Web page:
“You are slaves of Moscow”: Georgians tear themselves apart over Russian influence

You are slaves of Moscow Georgians tear themselves apart over

Has the street won? As Georgian youth danced into the early hours to the sound of police sirens, the majority Georgian Dream party said it was withdrawing its controversial ‘foreign agents’ bill. Modeled on Russian legislation, this law aims, according to its detractors, to stigmatize civil society organizations and independent media. “I would like to celebrate this victory, but I will only trust them when the government puts its words into effect”, posted on Instagram Giorgi Kikonishvili who participated in the last demonstrations.

Like him, thousands of Georgians marched in front of the parliament in Tbilisi, European and Georgian flags in hand. Between several speeches, the demonstrators shouted “slaves” while sending middle fingers to Parliament. According to them, the deputies of the majority would be subservient to Russian power. For Rusudan Kutateladze, an 80-year-old former music teacher, the memory of the bloody repression of April 1989 is still vivid.

Twenty anti-Soviet demonstrators had lost their lives: “We no longer want to be a colony of Russia”. On their placards, many young people display their anti-Russian hatred. Nino Isakadze wears a t-shirt where Vladimir Putin’s head is thrown in the trash: “You won’t get us. Russia is our enemy and that’s not our government, she says, pointing to Parliament. The deputies are 99% submissive to the Russians!” On social media, the hashtag #notorussianlaw has gone viral.

Dictated by Moscow

This bill, which targets “foreign agents”, is seen by opponents as a sabotage of the European integration process. Rusudan Dzigrashvili, project manager, has worked on numerous missions financed by the European Union and Western states: “Previously, foreign investments were more important. Today, we have less and less budget. With this law , it will be even more difficult. But this is not the will of the Georgian people! Our aspiration is Europe.”

According to human rights defender Giorgi Tabagari, this law is clearly dictated by Moscow: “Unlike Ukraine, we do not have a Volodymyr Zelensky leading the country, nor an anti-Russian government. On the contrary, our power is praised by the Kremlin! You only have to read the Russian media to realize this. Our deputies praise the merits of peace with Russia. But at what price? Doctor of social sciences and specialist in civil rights, Tamar Koberidze qualifies her remarks: “Is this the first stage of an authoritarian drift, as in Russia? It is paradoxical, but the latest statements from the government are rather Europhile. This project bill has even been submitted to the Venice Commission [NDLR : organe européen chargé d’apporter une aide constitutionnelle aux Etats d’Europe centrale et orientale].”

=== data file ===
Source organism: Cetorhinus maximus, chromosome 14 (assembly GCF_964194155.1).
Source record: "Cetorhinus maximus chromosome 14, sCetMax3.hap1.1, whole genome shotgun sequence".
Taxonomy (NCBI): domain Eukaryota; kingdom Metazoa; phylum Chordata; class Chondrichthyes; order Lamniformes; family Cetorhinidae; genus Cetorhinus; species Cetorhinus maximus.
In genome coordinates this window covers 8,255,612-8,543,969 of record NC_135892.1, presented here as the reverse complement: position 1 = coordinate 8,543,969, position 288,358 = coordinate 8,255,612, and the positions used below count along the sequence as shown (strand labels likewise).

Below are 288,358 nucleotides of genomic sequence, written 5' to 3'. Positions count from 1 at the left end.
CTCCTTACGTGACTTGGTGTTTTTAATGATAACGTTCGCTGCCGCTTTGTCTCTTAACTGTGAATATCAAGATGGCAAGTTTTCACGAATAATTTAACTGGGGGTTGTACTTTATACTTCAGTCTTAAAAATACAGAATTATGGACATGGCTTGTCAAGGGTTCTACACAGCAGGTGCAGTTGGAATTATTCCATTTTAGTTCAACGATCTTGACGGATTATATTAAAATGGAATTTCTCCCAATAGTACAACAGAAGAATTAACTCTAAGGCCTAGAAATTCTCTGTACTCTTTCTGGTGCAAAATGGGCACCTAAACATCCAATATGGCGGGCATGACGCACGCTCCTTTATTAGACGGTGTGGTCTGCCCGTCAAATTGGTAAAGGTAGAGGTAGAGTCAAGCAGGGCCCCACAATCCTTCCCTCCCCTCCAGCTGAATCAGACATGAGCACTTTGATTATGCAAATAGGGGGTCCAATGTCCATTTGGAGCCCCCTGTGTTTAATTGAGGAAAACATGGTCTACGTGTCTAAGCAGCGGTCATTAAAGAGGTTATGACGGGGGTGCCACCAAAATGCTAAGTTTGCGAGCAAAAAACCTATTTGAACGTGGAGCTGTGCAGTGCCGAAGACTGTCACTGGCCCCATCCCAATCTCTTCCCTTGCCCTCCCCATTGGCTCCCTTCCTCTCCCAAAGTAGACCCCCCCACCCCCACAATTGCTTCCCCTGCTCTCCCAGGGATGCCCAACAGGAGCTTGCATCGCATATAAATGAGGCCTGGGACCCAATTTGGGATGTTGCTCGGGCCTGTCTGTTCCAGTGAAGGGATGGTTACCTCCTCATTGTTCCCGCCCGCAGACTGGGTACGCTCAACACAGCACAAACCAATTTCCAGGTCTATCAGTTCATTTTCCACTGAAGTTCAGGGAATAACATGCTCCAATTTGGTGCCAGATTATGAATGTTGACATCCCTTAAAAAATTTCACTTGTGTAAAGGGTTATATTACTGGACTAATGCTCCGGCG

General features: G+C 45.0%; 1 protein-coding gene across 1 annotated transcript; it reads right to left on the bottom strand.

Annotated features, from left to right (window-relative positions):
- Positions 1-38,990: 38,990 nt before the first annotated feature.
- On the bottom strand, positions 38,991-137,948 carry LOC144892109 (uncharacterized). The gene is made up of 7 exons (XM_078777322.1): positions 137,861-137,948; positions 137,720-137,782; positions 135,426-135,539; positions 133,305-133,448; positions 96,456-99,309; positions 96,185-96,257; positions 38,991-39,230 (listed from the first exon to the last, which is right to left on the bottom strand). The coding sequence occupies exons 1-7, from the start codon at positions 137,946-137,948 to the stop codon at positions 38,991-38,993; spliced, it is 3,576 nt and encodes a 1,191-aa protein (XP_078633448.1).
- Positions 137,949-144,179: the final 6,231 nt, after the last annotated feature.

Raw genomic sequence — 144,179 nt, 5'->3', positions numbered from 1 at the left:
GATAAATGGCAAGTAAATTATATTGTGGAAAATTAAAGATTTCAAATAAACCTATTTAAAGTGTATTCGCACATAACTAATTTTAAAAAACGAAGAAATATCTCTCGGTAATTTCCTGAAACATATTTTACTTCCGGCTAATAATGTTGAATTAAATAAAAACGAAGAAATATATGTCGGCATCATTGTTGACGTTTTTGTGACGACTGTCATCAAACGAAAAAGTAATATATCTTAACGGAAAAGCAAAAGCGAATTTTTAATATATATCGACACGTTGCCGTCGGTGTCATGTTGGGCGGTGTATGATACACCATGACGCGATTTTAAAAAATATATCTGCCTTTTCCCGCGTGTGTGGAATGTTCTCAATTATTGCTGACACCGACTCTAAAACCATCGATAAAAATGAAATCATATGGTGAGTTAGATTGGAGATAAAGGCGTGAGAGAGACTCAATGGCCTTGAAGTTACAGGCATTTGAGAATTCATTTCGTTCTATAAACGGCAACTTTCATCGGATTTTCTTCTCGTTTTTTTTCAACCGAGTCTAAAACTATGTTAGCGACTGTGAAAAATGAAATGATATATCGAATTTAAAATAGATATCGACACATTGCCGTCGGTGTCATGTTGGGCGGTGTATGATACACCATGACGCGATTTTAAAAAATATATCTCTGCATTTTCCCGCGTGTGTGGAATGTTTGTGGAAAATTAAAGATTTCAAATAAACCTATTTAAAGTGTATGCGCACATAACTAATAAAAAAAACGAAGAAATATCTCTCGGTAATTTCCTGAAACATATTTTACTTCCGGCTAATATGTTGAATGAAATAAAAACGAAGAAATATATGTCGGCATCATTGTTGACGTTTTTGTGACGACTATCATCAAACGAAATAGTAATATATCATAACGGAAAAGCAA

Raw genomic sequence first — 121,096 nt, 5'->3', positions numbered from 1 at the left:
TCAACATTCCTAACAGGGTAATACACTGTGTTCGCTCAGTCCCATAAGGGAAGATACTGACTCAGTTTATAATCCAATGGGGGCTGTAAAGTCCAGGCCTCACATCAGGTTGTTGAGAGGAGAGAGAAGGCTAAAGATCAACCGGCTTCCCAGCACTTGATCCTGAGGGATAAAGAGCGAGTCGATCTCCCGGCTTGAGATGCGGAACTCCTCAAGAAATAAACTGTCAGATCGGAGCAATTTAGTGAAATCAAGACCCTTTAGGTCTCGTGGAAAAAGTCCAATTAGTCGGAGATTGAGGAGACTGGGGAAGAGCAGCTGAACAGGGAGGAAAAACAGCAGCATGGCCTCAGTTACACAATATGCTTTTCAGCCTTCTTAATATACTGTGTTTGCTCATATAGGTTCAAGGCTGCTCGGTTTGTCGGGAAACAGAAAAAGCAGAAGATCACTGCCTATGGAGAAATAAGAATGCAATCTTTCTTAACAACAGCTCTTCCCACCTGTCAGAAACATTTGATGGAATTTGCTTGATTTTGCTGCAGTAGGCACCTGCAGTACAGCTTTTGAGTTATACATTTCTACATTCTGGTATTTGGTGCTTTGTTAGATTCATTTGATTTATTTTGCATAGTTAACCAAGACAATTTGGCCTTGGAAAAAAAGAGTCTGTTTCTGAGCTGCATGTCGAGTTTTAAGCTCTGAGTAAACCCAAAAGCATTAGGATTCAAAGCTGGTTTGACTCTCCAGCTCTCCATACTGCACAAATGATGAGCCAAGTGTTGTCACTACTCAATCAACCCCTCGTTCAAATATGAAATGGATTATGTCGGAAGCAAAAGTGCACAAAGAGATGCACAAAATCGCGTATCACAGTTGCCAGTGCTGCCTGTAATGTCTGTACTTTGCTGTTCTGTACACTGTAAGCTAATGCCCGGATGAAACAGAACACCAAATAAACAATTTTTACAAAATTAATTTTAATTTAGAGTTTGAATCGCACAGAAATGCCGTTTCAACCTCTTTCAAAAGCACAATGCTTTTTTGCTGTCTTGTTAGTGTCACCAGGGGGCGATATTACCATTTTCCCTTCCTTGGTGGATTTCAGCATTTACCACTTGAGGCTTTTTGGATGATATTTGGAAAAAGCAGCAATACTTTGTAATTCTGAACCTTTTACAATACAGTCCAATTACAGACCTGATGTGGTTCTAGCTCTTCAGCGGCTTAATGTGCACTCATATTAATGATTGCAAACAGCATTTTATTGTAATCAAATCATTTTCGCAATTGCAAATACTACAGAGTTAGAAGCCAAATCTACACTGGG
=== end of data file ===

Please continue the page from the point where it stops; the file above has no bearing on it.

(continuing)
“We are losing our country”

Both analysts agree, however, that the protests of the past few days have been on an unprecedented scale. According to activist Giorgi Tabagari, the deputies of the majority Georgian Dream did not expect such resistance: “It is the sign of an awakening. With this bill, a red line has been crossed. It’s not just a law, we’re losing our country. That’s why there’s this sense of urgency and why people have burned cars.”

The academic Tamar Koberidze is delighted with the lack of political recovery from the demonstrations: “Our young people have shown that they do not allow themselves to be manipulated, neither by the government nor by political opponents. This country will survive. If this government buries this law will definitely be a victory for democracy and the country’s European aspirations.”